Florida Spot Delivery Case Still has Merit
Car buyer Garrietta Vereen sued dealer Lou Sobh Automotive of JAX Inc. d/b/a Honda of the Avenues in Jacksonville, alleging that the dealer violated the Truth in Lending and Equal Credit Opportunity acts, Uniform Commercial Code and the state’s retail sales financing law, in a spot delivery case. Buyer also alleged that the dealer violated Florida’s deceptive trade practices law, and seeks actual, punitive and statutory damages and attorney fees.
Vereen bought a 2005 Suzuki Forenza in March 2010, dealer’s finance manager told her that a third-party lender would provide financing. Later the lender declined credit when it claimed it had not received enough information to verify income of the buyer.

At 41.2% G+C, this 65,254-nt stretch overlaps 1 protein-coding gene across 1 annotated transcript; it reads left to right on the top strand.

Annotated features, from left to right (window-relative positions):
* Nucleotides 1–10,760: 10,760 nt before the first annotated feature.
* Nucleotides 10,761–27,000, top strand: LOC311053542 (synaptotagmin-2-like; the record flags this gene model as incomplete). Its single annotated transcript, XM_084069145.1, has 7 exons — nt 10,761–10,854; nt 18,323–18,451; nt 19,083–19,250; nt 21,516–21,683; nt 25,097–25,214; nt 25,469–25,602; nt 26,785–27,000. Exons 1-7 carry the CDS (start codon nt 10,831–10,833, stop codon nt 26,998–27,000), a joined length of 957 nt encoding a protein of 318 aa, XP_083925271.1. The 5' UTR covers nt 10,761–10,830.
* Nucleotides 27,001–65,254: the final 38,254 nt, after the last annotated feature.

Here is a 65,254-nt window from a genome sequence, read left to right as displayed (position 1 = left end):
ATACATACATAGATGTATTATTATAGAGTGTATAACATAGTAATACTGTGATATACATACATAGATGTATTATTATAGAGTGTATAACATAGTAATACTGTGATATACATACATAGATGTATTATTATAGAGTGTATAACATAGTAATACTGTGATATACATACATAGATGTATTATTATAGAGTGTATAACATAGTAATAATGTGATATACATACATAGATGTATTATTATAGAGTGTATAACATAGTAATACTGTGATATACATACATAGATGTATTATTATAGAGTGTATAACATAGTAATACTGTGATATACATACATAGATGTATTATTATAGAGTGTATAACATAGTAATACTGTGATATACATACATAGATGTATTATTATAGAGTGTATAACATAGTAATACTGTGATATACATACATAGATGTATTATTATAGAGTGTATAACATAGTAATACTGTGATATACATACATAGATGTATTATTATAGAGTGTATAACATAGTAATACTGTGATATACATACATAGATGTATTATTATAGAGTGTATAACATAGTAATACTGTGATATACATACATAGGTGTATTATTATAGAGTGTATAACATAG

The dealer then found another lender offering a loan with monthly payments that would be $93 more per month. The buyer rejected this modification and refused to return the car. The dealers canceled the deal and ordered the repossession of the car from the buyer, but kept the buyer’s trade-in car and her $1,000 down payment.
Judge Melton said dealer was not a lender or creditor for truth-in-lending purposes. He said Vereen had a full opportunity to read all documents before signing them, understood that financing was contingent on approval by a third-party lender, and knew she had to make payments to the lender, not the dealership. However, the Judge allowed Vereen’s unfair trade practices claim to stand, because there are factual questions to decide at trial, such as whether the dealership told her that the transaction was final, not conditional, when she took delivery of the car.
Plaintiff’s lawyer Raymond Ingalsbe of Palm Beach Gardens, Fla., said his client will make a motion for rehearing.
Read more: http://www.autonews.com/article/20120321/LEGALFILE/303219989#ixzz26YQRQqa6